TAL says the cost of its life insurance products depends on your age, overall health assessment results, smoking status, sex, and the level of cover you apply for. Your occupation will also be a factor if you apply for TAL’s optional total & permanent disability or income protection insurance. Premiums can usually be paid monthly, quarterly, half-yearly or yearly to suit your budget.

Eligibility to apply for TAL life insurance

To apply for its life insurance, TAL says you must be:

  • A permanent Australian resident
  • Between 18 and 74 years old
  • To apply for optional total & permanent disability (TPD), trauma  or income protection cover, you must be between 18 and 60 years old. In addition, you must be employed for a minimum of 20 hours per week if applying for TPD.

Upon application, you’ll generally be asked some questions about your health and lifestyle to determine what level of cover TAL is willing to offer you.

For further details on whether or not you are eligible for cover, you can contact TAL or read the Product Disclosure Statement (PDS), Target Market Determination (TMD) and other applicable documentation on its website.

How to apply for a TAL life insurance policy

If you fit the eligibility criteria, you can get a quote for TAL life insurance on its website. To apply for TAL Lifetime Protection, TAL says you will need to answer a series of health questions. Before taking out a life insurance policy, it may be beneficial to first compare various providers to help ensure you’re applying for a policy that suits your needs.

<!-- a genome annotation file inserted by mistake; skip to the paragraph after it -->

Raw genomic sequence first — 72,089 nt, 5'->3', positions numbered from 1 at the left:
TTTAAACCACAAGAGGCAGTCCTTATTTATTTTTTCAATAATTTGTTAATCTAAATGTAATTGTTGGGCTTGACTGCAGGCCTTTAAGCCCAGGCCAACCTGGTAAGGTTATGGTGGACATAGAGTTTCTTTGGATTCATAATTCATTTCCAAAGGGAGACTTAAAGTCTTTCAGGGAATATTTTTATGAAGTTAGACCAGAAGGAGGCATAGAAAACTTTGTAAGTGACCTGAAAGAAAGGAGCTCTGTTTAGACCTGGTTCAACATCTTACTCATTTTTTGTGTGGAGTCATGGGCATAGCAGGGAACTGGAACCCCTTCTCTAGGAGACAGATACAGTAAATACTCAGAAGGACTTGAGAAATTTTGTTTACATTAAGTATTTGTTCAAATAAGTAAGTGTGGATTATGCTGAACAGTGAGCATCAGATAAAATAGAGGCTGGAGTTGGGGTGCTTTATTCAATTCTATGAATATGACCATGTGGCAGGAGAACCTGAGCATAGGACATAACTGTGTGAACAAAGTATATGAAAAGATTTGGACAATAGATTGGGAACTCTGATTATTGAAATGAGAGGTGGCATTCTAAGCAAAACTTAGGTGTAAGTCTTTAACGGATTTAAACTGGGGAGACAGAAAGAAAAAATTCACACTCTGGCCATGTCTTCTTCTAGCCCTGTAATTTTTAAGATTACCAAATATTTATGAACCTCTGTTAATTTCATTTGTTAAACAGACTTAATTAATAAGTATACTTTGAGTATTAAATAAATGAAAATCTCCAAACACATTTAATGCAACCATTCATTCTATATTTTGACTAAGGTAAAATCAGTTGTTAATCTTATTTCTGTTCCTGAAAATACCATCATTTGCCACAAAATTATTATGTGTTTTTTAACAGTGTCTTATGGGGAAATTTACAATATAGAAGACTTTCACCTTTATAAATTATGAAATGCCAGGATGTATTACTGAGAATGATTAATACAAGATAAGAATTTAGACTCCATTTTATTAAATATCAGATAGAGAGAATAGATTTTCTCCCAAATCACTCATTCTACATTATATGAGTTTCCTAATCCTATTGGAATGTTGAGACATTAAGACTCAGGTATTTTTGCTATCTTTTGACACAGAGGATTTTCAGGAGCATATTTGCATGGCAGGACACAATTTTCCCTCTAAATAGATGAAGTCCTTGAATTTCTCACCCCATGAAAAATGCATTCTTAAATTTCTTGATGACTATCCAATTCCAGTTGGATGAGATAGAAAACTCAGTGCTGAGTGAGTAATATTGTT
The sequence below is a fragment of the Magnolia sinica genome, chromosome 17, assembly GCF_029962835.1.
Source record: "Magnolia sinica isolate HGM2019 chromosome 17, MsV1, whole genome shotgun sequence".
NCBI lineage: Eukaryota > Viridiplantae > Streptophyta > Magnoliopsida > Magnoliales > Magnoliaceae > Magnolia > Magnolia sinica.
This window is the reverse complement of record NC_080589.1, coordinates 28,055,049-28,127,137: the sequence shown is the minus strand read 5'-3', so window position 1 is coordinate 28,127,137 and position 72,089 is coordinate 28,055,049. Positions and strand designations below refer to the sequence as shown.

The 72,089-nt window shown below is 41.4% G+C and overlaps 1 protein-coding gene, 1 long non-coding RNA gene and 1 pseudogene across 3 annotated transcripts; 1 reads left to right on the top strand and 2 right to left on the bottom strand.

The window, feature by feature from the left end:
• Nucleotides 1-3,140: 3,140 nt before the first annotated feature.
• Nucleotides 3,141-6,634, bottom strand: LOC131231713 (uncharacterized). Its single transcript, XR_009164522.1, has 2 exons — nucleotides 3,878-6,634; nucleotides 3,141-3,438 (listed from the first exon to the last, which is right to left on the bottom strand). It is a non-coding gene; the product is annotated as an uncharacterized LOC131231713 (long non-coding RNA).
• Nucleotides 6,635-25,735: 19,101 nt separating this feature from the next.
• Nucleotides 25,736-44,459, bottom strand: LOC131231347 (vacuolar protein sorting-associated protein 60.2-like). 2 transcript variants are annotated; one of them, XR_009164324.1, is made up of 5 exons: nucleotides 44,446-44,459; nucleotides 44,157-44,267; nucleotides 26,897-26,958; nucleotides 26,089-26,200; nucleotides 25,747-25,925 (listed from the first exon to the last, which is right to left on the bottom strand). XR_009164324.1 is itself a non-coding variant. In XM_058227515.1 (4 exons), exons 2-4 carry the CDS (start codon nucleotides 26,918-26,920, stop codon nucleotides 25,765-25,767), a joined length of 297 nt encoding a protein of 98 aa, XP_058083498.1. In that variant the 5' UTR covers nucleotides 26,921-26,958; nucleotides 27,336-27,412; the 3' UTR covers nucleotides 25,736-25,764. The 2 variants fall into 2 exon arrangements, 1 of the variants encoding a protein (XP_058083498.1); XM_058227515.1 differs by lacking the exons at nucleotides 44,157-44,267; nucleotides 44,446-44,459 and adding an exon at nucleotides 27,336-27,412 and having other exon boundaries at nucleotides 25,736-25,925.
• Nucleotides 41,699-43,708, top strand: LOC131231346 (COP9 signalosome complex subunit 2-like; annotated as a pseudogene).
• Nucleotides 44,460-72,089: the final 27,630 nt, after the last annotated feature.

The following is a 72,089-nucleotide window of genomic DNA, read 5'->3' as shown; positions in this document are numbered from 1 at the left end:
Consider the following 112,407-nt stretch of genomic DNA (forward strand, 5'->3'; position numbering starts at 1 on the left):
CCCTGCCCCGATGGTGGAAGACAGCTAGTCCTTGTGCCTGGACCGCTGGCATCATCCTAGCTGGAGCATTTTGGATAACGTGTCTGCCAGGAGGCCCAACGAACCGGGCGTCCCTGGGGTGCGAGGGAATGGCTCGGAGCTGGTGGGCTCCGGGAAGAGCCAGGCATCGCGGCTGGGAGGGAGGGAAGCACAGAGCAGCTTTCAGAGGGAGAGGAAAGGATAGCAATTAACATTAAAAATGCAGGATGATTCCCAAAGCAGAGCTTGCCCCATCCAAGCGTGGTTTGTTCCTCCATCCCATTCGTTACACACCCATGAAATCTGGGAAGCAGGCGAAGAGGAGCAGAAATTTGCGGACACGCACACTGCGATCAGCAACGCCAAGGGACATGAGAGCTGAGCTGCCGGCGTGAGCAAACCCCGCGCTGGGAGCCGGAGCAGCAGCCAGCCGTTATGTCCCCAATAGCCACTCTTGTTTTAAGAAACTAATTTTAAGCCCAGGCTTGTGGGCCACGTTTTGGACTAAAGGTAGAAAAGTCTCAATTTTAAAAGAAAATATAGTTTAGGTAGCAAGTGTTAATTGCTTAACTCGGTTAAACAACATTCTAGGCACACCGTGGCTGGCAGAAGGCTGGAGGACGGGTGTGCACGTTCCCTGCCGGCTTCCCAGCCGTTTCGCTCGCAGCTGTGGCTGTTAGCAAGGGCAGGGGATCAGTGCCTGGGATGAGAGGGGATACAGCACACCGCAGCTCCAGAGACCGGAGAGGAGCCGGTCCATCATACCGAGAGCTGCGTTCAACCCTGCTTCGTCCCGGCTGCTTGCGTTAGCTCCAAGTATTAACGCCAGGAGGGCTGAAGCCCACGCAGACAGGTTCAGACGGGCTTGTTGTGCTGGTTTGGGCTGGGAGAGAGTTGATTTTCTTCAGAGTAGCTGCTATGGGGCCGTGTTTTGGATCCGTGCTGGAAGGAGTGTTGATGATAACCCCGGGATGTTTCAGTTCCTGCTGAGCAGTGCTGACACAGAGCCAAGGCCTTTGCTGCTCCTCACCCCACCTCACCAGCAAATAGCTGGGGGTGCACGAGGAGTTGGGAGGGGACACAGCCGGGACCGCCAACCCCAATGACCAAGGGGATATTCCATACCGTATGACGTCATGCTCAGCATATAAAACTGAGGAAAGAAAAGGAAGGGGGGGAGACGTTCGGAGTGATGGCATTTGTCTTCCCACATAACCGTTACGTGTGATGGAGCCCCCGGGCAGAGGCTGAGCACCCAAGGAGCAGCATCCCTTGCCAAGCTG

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TAL life insurance FAQs

What are the exclusions and limitations of TAL life insurance?

TAL says its policies can be subject to a number of exclusions and limitations, and applicants should read the product disclosure statement (PDS) carefully before proceeding. For example, at the time of writing, TAL says it may not offer cover to people who work in certain hazardous occupations, and it does not cover death or terminal illness resulting from deliberate self-injury within 13 months of the policy commencing, being reinstated or the policy benefit amount being increased.

Contact TAL for full details of the exclusions and limits on its policies, or read the relevant PDS and other applicable product documentation.

How do I lodge a claim with TAL?

You or your beneficiaries can claim with TAL life insurance by contacting TAL over the phone or by email. TAL may request that after phoning, you fill in an insurance claim form and return it together with medical certificates or other documentation it may ask for.

If your insurance claim is approved, TAL will arrange the payment of your benefit. If your claim for an income protection benefit is approved, this will involve ongoing payments while you are eligible to continue receiving a benefit, rather than one lump sum payment.